A: Yeah, it tends to be things like LinkedIn would be a really good example. The recruiter product for LinkedIn â€” you cannot try that product as a recruiter because you would extract so much value from your initial usage that you wouldn't want to pay for it anymore. Often they tend to be social network products coupled with SaaS products.
Any other questions on this slide? Okay.
Let's talk about growth rate. How do you deduce growth? There are three ways to grow that we see in these as-a-service businesses. The first is to grow through sales teams. Let's walk through this table. There are 2 tables here; the first is a hypothetical business. The first line, the customer's line, demonstrates a growth from 100 customers to 50,000 paying customers. The average contract value, the amount the typical customer pays per year, is held flat at 20,000.
You can see how the revenue scales, you can see how revenue churns, and then you can see over time the typical SaaS business tends to churn between 1.5% to 3% of its revenue per month. You annualize that, it's roughly 20%. So they're losing 1/5 of their business every year. That's the leaky bucket.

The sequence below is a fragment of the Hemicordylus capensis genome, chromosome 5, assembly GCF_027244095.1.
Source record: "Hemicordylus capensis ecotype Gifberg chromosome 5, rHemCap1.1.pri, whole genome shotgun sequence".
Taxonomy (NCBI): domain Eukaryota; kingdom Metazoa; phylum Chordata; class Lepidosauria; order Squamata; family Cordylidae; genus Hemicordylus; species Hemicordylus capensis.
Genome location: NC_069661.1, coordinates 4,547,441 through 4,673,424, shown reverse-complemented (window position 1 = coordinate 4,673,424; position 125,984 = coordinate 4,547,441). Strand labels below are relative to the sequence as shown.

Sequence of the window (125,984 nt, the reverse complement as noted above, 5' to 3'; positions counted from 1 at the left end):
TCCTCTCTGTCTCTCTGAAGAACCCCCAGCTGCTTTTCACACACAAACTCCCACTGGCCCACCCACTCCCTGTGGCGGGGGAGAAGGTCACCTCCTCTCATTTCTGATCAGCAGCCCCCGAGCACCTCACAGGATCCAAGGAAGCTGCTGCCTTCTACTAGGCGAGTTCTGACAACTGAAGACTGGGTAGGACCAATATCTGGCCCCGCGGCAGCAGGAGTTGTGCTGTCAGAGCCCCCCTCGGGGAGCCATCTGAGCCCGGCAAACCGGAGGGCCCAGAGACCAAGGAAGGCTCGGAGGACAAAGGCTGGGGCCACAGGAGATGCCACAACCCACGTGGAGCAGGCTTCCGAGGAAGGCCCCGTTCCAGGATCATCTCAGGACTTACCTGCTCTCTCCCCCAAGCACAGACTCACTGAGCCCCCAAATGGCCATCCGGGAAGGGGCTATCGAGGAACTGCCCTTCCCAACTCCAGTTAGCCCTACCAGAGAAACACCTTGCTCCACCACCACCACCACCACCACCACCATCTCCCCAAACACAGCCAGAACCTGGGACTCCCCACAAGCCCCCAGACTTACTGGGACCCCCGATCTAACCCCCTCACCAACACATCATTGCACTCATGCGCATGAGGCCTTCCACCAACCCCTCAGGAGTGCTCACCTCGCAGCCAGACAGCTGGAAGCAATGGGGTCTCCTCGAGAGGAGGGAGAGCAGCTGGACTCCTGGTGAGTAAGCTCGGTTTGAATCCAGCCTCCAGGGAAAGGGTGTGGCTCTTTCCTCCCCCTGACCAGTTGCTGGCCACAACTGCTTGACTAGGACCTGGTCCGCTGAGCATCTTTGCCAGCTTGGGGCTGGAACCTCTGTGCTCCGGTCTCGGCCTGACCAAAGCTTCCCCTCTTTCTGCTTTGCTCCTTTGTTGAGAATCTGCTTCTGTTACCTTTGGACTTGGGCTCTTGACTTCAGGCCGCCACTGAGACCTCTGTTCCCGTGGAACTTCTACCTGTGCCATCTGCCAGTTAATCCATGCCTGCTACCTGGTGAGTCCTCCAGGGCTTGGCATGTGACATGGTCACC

If you really want to grow, one of the key parts is mitigating that churn risk.
You can see as it grows â€” at a $20 million clip, the business is losing $4 million every year. In order to just hold its revenue steady it needs that $4 million in incremental business every year. It's a real weight on the business. And there are three strategies to accomplish mitigating this churn. The first is to replace the customers who've churned with new customers. Here's all the math, then that net is it's actually really expensive to do it that way.
That's because acquiring new customers is the most expensive way to grow.
In order to recoup $40 million in revenue at the 10,000 customer mark, you need to invest about $50 million in this hypothetical scenario, if your payback period is 14 months, 15 months.